The $64,000 question is what this means for the market. The current upswing has been running since 1981, according to BZW, when long bond yields topped out. "When you have a very long-term bull market, it's unlikely to end with a whimper. In other words, you get things so overvalued that the correction is normally quite severe," Mr Hughes warns. But he reckons we will not be at that stage until the end of the decade.

As he points out, equities have sustained periods of apparent over-valuation lasting several years in the past. The chart, which shows actual share prices against three different fair valuation methods (plotted in the grey area), suggests London is historically very over-valued.

But valuation is a moving target and the UK has been going through a period of vast secular economic change. Price-earnings ratios, typically ranging between six and 10 in the 1970s, have moved up to between 14 and 18. Likewise, the much-quoted gilt-equity yield ratio was under one until the 1960s, rising to around 2.5 in the early 1970s, before steadily falling in the 1980s. If the Government can sustain its 1-4 per cent inflation target, Mr Hughes reckons it could fall to 1.3 in the future, which would be good news for equities.

And there lies the key. Equities, gilts and cash all perform better when inflation is below its long-term trend, with shares doing particularly well if growth is also above trend. Mr Hughes sees no significant upswing in interest rates on the horizon to upset the apple cart.

His view is not shared by Bob Farrell, chief investment adviser to US investment bank Merrill Lynch. Earlier this month he forecast a major correction in the US market this year. Even if he is wrong, the future direction of equities looks more finely poised than it has been for many years.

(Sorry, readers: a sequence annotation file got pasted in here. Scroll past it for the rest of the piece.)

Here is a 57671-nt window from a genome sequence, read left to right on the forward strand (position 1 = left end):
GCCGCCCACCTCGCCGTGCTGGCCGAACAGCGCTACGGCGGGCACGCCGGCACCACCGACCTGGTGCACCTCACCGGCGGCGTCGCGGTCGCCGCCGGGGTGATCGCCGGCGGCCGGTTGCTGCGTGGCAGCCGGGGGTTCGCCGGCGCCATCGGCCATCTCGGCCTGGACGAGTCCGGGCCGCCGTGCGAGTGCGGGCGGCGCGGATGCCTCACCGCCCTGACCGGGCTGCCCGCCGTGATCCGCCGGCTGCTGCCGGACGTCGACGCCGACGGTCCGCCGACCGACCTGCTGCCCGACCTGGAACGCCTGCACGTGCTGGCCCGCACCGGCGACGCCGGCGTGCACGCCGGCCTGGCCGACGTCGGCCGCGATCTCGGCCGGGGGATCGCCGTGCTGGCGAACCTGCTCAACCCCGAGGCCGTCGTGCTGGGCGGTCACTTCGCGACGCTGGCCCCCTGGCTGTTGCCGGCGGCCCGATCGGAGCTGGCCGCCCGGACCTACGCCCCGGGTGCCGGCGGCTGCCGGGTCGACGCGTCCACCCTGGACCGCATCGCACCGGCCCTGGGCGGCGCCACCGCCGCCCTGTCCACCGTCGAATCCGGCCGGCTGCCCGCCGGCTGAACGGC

Start your day with The Independent, sign up for daily news emails
News
i100
Arts and Entertainment
Billie Piper as Brona in Penny Dreadful
tvReview: It’s business as usual in Victorian London. Let’s hope that changes as we get further into the new series spoiler alert
Life and Style
A nurse tends to a recovering patient on a general ward at The Queen Elizabeth Hospital in Birmingham
health
News
science
Arts and Entertainment
No Offence
tvReview: No Offence has characters who are larger than life and yet somehow completely true to life at the same time spoiler alert
News
Chuck Norris pictured in 1996
people
ebooks
ebooksA celebration of British elections
Arts and Entertainment
Sarah Lucas, I SCREAM DADDIO, Installation View, British Pavilion 2015
artWhy Sarah Lucas is the perfect choice to represent British art at the Venice Biennale
News
A voter placing a ballot paper in the box at a polling station
i100
News
people
Arts and Entertainment
The Queen (Kristin Scott Thomas) in The Audience
theatreReview: Stephen Daldry's direction is crisp in perfectly-timed revival
Sport
football
  • Get to the point
Latest stories from i100
Have you tried new the Independent Digital Edition apps?
Independent Dating
and  

By clicking 'Search' you
are agreeing to our
Terms of Use.

iJobs Job Widget
iJobs Money & Business

SThree: Trainee Recruitment Consultant - Swiss Banking and Finance

£20000 - £25000 per annum + Uncapped commission: SThree: Can you speak German,...

Ashdown Group: Marketing Executive - 6 month FTC - Central London

£25000 - £30000 per annum + benefits: Ashdown Group: An exciting opportunity f...

Ashdown Group: Junior Project Manager (website, web application) - Agile